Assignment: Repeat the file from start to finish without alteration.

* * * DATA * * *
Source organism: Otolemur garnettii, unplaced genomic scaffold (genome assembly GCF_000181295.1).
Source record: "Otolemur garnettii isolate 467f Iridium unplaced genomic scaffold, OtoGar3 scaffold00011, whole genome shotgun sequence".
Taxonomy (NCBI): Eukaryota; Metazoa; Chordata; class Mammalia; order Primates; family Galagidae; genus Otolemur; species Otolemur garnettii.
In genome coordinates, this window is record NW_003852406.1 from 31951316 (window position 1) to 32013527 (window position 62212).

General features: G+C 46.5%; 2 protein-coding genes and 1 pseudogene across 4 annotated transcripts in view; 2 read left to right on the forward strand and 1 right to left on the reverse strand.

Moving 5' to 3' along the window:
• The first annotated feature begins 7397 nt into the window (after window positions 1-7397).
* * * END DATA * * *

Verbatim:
Source organism: Otolemur garnettii, unplaced genomic scaffold (genome assembly GCF_000181295.1).
Source record: "Otolemur garnettii isolate 467f Iridium unplaced genomic scaffold, OtoGar3 scaffold00011, whole genome shotgun sequence".
Taxonomy (NCBI): Eukaryota; Metazoa; Chordata; class Mammalia; order Primates; family Galagidae; genus Otolemur; species Otolemur garnettii.
In genome coordinates, this window is record NW_003852406.1 from 31951316 (window position 1) to 32013527 (window position 62212).

General features: G+C 46.5%; 2 protein-coding genes and 1 pseudogene across 4 annotated transcripts in view; 2 read left to right on the forward strand and 1 right to left on the reverse strand.

Moving 5' to 3' along the window:
• The first annotated feature begins 7397 nt into the window (after window positions 1-7397).